So I received my P45 yesterday, with my final wage slip.
I am officially a SAHM from 1st April.
I was expecting it, but it still felt like a kick in the teeth. Especially since there wasn’t even a letter to accompany it. I know I had received a letter back in February with a sentence at the end saying ‘Thank’s for your service’, but after 9 years of working there I would have expected more than just the P45 shoved into the envelope.
Now it’s not my employers fault that I have been made redundant. But rather the Government’s fault. People up and down the country in Citizen’s Advice Bureau’s have been made redundant due to the changes that have been made to Legal Aid. We used to be able to help people appeal benefit decisions on Legal Aid, but this has been changed. As we can no longer use Legal Aid for this purpose, our jobs went.
It is not just the fact that my job has gone that is depressing, it is the fact that countless people out there will no longer have the support they used to have to appeal incorrect benefit decisions. One of those groups affected, but not limited to, will be those with mental health problems.
I had numerous clients who clearly said that without our support their mental health would have deteriorated as they would not have been able to get through the appeals process alone. Just seeing a letter saying that their benefit has stopped is enough to upset someone without any mental health issues so imagine the turmoil of those with health problems. And now they may not be able to have the support through the whole appeals process that they could get before from specialists in this area, for free. Some may not even have the courage to fight the decisions.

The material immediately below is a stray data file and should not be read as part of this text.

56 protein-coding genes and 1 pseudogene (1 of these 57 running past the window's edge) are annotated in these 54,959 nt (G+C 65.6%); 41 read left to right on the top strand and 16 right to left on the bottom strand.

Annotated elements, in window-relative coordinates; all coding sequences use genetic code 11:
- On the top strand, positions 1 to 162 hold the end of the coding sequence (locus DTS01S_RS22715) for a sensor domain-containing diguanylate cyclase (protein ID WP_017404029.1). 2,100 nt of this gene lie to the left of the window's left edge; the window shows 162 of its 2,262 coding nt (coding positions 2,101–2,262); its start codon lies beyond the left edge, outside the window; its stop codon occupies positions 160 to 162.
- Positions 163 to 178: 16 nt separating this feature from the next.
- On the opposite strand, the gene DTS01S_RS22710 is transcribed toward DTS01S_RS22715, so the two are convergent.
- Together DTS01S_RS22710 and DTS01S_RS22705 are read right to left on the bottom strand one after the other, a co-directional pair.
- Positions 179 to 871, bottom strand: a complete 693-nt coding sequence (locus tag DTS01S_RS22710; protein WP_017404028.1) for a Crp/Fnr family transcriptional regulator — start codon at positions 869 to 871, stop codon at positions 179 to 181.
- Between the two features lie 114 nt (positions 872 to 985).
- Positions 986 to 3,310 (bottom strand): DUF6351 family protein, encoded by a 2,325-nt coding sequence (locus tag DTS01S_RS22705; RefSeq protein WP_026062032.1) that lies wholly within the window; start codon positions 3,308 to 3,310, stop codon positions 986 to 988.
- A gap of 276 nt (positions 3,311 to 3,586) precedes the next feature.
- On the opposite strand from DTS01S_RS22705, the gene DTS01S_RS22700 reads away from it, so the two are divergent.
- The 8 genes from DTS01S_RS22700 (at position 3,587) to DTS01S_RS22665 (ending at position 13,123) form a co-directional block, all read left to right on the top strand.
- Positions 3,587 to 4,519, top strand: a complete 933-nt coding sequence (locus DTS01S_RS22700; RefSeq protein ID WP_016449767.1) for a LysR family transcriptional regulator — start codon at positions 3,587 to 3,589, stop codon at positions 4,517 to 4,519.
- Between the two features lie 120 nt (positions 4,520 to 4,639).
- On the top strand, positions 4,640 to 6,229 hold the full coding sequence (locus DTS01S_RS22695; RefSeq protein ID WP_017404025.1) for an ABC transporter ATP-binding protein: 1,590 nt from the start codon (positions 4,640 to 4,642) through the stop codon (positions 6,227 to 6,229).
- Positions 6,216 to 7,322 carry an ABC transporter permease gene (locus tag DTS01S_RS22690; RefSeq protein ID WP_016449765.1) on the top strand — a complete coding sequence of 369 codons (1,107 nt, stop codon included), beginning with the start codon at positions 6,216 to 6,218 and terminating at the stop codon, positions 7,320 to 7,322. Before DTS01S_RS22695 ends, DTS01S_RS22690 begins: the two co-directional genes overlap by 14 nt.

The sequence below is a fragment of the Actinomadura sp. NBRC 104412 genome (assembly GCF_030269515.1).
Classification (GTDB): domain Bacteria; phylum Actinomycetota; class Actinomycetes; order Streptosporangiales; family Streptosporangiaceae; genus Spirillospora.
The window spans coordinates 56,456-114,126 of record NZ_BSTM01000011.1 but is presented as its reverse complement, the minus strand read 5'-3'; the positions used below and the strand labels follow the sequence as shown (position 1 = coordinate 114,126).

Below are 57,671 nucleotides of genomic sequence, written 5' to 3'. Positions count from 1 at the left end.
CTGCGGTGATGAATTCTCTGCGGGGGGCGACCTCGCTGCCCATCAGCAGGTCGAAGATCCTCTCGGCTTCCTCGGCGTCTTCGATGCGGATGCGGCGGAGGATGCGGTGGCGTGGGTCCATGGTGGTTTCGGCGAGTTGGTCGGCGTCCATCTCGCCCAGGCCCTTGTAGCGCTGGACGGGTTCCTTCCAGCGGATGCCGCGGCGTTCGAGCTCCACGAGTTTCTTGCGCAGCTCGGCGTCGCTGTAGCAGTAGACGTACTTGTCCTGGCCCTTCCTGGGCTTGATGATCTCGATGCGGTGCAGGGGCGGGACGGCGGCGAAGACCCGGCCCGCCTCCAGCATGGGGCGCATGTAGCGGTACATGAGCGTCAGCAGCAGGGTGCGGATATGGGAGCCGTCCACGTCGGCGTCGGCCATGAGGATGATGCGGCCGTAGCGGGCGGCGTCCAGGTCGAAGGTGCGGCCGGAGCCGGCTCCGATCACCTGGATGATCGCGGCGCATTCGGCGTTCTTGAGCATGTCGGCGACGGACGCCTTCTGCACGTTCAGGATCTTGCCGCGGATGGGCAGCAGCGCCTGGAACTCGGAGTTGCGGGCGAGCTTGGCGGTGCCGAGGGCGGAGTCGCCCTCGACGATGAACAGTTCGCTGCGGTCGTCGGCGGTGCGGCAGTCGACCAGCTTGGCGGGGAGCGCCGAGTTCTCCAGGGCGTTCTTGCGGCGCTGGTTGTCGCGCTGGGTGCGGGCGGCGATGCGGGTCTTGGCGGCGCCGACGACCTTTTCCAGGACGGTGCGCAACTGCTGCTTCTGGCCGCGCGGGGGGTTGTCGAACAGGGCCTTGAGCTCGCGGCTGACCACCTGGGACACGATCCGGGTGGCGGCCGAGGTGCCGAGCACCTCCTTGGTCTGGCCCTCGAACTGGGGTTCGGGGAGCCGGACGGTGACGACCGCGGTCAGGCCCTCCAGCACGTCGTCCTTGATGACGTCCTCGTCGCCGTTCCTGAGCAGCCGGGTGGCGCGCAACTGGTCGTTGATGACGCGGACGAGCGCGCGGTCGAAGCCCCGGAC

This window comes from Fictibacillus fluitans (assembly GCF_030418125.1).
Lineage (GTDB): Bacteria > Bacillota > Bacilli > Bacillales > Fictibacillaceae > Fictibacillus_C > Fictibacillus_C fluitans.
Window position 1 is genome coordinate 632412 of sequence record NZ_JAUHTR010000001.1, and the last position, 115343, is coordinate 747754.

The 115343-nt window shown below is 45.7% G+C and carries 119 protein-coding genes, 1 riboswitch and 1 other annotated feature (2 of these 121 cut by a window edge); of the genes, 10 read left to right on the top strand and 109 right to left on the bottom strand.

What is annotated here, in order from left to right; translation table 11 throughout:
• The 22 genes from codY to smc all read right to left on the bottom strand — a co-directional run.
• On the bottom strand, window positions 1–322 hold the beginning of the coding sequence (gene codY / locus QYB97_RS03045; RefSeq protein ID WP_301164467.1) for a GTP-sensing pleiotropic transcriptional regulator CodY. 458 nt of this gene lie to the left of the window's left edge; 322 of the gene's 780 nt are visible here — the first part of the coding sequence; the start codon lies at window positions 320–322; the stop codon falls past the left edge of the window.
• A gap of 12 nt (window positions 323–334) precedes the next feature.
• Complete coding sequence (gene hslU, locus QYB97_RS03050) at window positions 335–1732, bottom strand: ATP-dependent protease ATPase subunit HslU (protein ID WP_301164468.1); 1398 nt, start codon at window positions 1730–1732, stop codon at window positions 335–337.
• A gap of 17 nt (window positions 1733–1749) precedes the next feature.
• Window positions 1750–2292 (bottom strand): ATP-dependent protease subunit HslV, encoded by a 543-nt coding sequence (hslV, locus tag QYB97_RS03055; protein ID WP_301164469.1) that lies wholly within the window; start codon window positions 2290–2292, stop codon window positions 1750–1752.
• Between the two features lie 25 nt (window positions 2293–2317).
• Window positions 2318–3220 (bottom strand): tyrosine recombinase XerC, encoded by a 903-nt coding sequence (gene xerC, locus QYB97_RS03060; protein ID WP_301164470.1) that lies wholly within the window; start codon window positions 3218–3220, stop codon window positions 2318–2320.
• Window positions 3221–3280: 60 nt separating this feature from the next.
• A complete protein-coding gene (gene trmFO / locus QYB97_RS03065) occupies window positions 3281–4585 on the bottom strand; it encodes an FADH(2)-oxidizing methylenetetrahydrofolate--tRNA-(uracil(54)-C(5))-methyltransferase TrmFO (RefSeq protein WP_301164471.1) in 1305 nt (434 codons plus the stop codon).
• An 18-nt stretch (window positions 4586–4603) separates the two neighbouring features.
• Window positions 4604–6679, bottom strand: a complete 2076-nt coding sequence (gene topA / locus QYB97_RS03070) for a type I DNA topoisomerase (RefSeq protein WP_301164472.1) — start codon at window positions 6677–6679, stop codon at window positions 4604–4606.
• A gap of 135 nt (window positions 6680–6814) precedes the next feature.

Yes some people do try it on with the benefits system, but some genuinely deserve the benefit but flawed medicals meant their benefits were stopped. I had a client who’s benefits were stopped and she was dying of cancer. There was an issue with her not being able to speak a word of English, and a whole interview with floods of tears, but we managed to get her benefits reinstated. However, I soon learnt that she had died. To this day I do not know if she received the letter saying she WAS entitled to benefit before she died. She spent her last days fighting to get what was rightfully hers rather than making the most of her last days on Earth.
Working at the bureau was stressful at times, but I will miss it.
I will miss that feeling of accomplishment I got when we won an appeal and we helped make someones life better.
I will miss seeing the happiness on my clients faces when they realised all is not lost and we CAN help.
And it was lovely to receive flowers and chocolates now and then as a thank you. (Not that we asked for anything). They always made my day.
Oh and I will even miss some of the stupid comments such as ‘Oh your spoken English is very good!’